April 2, 2004

Record Gas Prices May Foreshadow Coming Shortage

By Alejandro Eggers Moreno

U.S. gasoline prices reached their highest mark ever on March 23. Meanwhile, oil giant Royal Dutch/Shell just slashed its petroleum reserve estimates by 20 percent, after a massive accounting scandal. While the soaring prices at the pump have the public worried about another 1970s style oil crisis, waiting in line might ultimately be the least of our concerns. An increasing number of prominent petroleum geologists — including many former oil company employees — have warned that official estimates of available global oil reserves are dangerously over-exaggerated. They may well be right.

For energy companies like Shell, proven oil and gas reserves are the primary indicator of economic health. They have every incentive to boost reserve estimates; the more oil they can claim, the more competitive and attractive to shareholders they appear. Even more worrisome, private companies are not the only ones with an incentive to inflate estimates. In the mid 1980s, OPEC decided to factor in member states’ reserves when determining their market share. Global oil reserves jumped overnight. Today, the more oil a country can claim — the methods each uses to determine this are a closely guarded secret — the more influence it has on the global energy scene.

As a result, say the geologists, there may be considerably less oil in the world than the oil producing countries and energy companies claim, and global oil production could peak far sooner than expected — some predict as early as 2010. Once production has peaked, getting at the remaining oil becomes increasingly difficult and expensive. For an economy still wholly reliant on fossil fuels, the effects would be catastrophic. As the oil supply shrinks, essential petroleum-dependent products (that is, nearly everything in modern society, from transportation to electricity to basic foodstuffs) are rendered either unavailable or unaffordable. Eventually, as companies like Shell employ even more complex and invasive drilling techniques, the energy required to extract a barrel of oil exceeds the amount it can generate, and oil ceases altogether to be an energy source.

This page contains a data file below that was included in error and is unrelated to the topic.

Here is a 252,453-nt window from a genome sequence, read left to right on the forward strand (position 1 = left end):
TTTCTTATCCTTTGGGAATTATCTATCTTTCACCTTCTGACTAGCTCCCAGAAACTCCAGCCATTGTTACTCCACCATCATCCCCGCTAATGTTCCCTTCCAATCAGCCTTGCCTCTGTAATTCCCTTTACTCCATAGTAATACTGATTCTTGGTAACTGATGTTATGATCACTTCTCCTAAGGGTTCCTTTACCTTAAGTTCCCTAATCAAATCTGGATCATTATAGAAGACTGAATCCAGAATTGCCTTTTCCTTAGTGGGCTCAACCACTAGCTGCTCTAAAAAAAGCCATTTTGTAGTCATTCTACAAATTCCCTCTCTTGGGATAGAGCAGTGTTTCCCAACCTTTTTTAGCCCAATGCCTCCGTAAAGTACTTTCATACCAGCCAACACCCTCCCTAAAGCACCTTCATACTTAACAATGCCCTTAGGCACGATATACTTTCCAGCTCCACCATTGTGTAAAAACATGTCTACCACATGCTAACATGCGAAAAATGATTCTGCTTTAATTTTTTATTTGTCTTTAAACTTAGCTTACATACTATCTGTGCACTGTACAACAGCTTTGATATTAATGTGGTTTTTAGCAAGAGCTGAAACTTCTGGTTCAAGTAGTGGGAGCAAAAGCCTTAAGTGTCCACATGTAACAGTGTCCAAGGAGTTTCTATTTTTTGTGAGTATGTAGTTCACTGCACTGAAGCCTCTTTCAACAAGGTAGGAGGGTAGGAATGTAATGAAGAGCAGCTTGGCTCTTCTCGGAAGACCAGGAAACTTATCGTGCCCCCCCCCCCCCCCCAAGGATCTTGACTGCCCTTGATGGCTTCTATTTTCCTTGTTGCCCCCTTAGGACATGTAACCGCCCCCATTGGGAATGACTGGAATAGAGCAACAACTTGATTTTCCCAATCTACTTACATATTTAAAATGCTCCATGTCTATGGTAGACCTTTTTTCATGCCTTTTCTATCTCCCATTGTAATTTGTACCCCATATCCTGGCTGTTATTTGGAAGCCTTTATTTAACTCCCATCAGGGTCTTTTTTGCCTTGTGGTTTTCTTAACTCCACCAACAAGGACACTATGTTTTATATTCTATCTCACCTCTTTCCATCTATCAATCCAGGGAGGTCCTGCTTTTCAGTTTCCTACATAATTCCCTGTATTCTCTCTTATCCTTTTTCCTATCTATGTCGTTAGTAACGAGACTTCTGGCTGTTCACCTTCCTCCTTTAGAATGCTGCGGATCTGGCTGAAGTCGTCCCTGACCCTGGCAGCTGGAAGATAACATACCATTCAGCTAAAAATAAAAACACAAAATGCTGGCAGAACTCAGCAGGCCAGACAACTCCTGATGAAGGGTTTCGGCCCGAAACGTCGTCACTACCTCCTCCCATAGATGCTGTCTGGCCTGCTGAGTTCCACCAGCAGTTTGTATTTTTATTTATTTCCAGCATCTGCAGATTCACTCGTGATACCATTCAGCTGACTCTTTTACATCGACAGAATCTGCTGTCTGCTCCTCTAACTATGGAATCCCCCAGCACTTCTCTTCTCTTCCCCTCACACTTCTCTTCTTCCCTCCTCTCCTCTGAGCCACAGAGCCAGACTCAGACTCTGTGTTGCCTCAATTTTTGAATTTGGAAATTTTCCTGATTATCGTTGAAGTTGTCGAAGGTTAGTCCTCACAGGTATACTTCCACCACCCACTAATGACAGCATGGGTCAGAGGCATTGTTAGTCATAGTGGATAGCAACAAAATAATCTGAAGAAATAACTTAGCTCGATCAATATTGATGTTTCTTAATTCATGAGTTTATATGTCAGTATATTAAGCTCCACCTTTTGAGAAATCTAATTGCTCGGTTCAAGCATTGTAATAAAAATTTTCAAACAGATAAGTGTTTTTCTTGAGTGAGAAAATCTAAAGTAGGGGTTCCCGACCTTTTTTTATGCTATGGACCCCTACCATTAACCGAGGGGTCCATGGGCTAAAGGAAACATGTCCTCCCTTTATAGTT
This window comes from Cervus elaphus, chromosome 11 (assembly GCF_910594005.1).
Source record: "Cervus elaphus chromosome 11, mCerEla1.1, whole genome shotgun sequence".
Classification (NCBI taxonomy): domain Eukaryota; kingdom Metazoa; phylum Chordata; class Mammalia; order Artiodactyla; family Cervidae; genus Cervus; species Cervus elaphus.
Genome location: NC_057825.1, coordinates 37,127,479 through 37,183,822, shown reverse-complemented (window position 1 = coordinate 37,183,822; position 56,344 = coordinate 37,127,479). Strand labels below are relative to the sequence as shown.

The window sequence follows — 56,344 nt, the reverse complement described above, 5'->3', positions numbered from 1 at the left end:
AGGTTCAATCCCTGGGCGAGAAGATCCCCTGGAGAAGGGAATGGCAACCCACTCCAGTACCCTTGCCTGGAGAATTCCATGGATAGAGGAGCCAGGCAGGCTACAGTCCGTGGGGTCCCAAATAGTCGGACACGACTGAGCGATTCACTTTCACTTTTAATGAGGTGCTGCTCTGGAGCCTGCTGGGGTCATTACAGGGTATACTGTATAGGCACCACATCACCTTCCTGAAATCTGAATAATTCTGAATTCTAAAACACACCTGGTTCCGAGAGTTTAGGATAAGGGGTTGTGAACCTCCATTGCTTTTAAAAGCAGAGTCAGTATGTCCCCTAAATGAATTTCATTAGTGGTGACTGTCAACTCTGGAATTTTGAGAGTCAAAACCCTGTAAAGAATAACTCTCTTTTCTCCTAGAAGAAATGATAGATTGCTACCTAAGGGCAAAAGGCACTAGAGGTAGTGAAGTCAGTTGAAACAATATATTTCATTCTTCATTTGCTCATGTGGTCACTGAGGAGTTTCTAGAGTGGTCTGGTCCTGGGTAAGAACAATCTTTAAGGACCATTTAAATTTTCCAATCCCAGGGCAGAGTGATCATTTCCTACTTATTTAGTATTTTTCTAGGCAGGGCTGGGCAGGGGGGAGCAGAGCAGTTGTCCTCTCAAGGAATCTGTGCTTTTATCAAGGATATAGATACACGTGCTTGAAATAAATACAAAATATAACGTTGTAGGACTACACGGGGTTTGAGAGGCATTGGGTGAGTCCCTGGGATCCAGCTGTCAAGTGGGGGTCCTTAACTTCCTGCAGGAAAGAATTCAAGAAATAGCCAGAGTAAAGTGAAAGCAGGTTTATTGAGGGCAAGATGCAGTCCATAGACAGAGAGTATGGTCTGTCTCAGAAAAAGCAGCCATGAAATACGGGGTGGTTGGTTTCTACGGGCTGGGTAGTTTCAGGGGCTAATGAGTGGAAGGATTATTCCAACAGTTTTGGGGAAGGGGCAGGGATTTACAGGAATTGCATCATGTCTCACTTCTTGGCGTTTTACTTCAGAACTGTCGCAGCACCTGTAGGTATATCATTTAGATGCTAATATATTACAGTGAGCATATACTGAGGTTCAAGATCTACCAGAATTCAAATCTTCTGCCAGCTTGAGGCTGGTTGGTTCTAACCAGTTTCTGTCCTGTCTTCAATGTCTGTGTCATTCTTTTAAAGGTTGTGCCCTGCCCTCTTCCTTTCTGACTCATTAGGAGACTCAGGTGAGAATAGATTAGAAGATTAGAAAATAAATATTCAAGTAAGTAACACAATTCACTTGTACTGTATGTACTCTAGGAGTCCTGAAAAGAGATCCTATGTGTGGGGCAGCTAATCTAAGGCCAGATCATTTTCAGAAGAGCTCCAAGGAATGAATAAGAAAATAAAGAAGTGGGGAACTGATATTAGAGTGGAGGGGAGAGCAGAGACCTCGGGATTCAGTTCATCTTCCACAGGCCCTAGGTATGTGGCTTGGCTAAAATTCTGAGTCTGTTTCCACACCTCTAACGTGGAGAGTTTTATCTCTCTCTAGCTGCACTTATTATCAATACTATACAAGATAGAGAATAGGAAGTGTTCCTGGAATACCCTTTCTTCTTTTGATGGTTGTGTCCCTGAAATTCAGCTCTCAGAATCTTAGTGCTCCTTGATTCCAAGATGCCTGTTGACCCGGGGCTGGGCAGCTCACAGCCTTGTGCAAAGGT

Of course, all major players in the oil business — private and public — insist that there will be enough oil to last well through the 21st century. But given their incentive to inflate reserve totals, it would be irresponsible not to question their estimates.

The official figures — that is, those cited by oil companies to prove their product is secure — are notoriously unreliable. For example, in 2002 the U.S. Geological Service claimed that total U.S. oil production will eventually reach 362 billion barrels. This calculation far surpasses most independent estimates, which place the figure closer to 200 billion, and it would require new American discoveries to equal the total reserves of Kuwait.

The USGS itself admits its figures are “based on non-technical considerations that support domestic supply growth to the levels necessary to meet domestic demand levels.” In other words, it determines supply estimates not by how much oil is left, but by guessing how much people will ultimately want.

Compounding the problem, most governments and all major energy companies insist that an oil shortage — and thus the point at which the world needs to find an alternate energy source — only will occur when the final drop is pumped from the ground. It does not take a petroleum geologist to realize that demand will outpace supply — and a global energy crisis will ensue — long before the last bit of oil is gone.

These rosy estimates also fail to consider the rising global energy demand, particularly among developing nations. China itself could render the figures obsolete; last year alone Chinese oil imports rose by nearly a third, and China’s energy demand is expected to double by 2025. Despite the extra oil — as well as a 100 million ton increase in coal production — the country already has begun to suffer from an energy shortage. To put the size of China’s energy problem in scale, in the last two years its electricity use has increased by an amount equal to the total power consumption of Brazil.

The consequences of overestimating the global oil supply would be devastating. In the best-case scenario, industry would recover by turning to less efficient and more polluting fuels, accelerating the already noticeable effects of global warming. Worst case would be a total economic collapse, with today’s rising gas prices in the United States and sporadic blackouts across China merely the mildest previews of what is to come.

Granted, it is quite possible that there will never be an oil shortage, that global reserves are healthy enough to last until well after a replacement energy source is discovered. But given that those responsible for measuring the supply have a vested interest in it appearing high, the accuracy of their estimates cannot be taken for granted. The future of oil may not be as bright as it seems, both to the energy industry at large and to anyone who relies on their computer, their car, or their planet.

Moreno is vice president of the Strategic Assessments Institute, a Los Angeles-based policy consulting firm.

Return to the Frontpage